How the Tudors Celebrated Christmas

A Tudor Christmas

Have you ever wondered what Christmas looked like for the Tudors? Maybe you would like to celebrate Christmas like Shakespeare or Henry VIII. In this post, we describe how the Tudors would have celebrated Christmas. Let’s start with the general Christmas season.

What did the Christmas season look like for the Tudors?

For the Tudors, actually celebrating Christmas didn’t start until Christmas Eve. Prior to that point, they would have gone through Advent, which takes place over the four Sundays prior to Christmas. Advent for the Tudors was not a time of celebration. In fact, it was similar to Lent in that they had to fast and refrain from eating animal products such as eggs, meat, and cheese. So definitely no Christmas cookies then. On Christmas Eve, people would begin decorating. Then, they would celebrate Mass before beginning the Twelve Days of Christmas. Yep, the Twelve Days of Christmas from the famous carol.

The Twelve Days of Christmas went from Christmas Day until January 5th, which is the day before Epiphany. During these 12 days, there was no work allowed except for necessary tasks such as cooking and taking care of the animals. They partially enforced the rule about working with their decorating.

How did the Tudors decorate for Christmas?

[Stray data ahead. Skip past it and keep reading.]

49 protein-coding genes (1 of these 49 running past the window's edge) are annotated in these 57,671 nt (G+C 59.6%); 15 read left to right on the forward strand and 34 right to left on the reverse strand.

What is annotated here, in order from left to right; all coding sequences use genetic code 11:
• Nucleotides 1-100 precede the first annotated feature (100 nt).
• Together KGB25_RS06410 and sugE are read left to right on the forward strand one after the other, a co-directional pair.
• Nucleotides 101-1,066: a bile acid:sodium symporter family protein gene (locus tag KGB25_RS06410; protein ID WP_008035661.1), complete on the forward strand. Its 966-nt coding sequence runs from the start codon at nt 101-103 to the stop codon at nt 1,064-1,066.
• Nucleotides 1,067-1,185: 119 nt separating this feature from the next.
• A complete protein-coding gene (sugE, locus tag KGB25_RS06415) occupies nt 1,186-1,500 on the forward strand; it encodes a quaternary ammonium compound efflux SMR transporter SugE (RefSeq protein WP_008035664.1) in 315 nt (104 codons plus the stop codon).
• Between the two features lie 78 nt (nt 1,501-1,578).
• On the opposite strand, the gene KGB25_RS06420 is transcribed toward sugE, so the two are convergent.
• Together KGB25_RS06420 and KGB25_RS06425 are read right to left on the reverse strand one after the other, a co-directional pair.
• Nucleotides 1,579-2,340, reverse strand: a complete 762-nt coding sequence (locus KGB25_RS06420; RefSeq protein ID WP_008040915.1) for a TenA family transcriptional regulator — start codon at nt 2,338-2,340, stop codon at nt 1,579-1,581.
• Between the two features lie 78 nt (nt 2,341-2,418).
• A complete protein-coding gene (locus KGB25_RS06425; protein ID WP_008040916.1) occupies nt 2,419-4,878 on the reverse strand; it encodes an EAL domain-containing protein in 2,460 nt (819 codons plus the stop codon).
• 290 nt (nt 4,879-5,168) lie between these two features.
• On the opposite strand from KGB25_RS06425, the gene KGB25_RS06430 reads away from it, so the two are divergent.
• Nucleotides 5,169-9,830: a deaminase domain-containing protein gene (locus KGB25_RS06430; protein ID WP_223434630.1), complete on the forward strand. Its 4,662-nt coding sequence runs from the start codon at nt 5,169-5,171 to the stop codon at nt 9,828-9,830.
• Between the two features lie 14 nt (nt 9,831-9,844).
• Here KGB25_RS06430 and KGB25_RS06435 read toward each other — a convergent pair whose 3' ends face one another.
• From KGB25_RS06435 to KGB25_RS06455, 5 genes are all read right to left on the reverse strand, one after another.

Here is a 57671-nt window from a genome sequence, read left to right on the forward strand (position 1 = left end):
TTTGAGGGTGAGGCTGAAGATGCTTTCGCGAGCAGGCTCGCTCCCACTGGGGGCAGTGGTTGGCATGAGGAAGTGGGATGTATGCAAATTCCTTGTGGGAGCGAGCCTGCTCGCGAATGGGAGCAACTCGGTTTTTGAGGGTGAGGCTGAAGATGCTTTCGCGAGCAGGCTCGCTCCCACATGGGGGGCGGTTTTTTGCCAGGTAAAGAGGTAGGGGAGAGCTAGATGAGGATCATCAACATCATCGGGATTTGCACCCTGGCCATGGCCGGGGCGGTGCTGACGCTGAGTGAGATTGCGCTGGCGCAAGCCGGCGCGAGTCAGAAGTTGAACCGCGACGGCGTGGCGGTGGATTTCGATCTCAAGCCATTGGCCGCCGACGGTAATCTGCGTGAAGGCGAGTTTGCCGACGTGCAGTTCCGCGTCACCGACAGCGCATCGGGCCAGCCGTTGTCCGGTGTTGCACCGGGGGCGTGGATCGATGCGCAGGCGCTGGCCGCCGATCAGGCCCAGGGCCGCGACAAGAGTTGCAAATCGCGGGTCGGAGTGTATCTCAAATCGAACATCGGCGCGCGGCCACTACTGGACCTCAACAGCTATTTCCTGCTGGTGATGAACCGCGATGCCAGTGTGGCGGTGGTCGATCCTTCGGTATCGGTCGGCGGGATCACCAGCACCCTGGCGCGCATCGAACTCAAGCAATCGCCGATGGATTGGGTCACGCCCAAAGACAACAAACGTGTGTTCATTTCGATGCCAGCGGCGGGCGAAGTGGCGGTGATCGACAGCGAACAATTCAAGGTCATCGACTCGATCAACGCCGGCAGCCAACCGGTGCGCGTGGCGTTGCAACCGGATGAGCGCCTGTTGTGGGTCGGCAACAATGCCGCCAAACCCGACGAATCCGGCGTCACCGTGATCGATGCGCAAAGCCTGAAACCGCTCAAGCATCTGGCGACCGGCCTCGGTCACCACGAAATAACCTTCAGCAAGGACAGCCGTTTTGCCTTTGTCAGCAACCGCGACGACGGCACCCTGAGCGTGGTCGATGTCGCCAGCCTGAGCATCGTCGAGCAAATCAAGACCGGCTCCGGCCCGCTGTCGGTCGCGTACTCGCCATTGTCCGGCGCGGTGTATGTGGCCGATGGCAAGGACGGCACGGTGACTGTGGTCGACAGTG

While today we have Christmas trees decked out with lights and baubles, the Tudors didn’t have such things. They didn’t even have Christmas trees as that would come much later with the Victorians. What they did and could do was bring in greenery such as evergreens, holly, and ivy. Mistletoe was also used in the form of the Kissing Bough, which served the same function as Christmas mistletoe does today. So how did they enforce the no work rule? Well one way that they did this was by wrapping up spinning wheels with the greenery and decorations so that it wasn’t possible to use them. So, with decorating done, onto the food.

How the Tudors Celebrated Christmas
A Bit of Holly

What would you eat for a Tudor Christmas?

No matter their place in society, the average Tudor would make a feast to celebrate. For the less wealthy, this might mean just focusing on eating some meat as it wasn’t a large part of their diet. However, for the wealthy and nobility, the Christmas spread could be quite elaborate.

The main dish for the wealthy, especially the royal family, would have been boar’s head. In addition, there would have been multiple other meats on the table. For Henry VIII, one of these was turkey. Turkey was introduced into England in the 1520s during Henry’s reign. While we may have a turducken today, the Tudors had their own version in a Christmas pie. This pie would include a pigeon stuffed into a partridge, into a chicken, into a goose, into a turkey, and finally into the pastry case called a coffin. Other fowl on the dining table could have also included peacock.

Christmas Sweets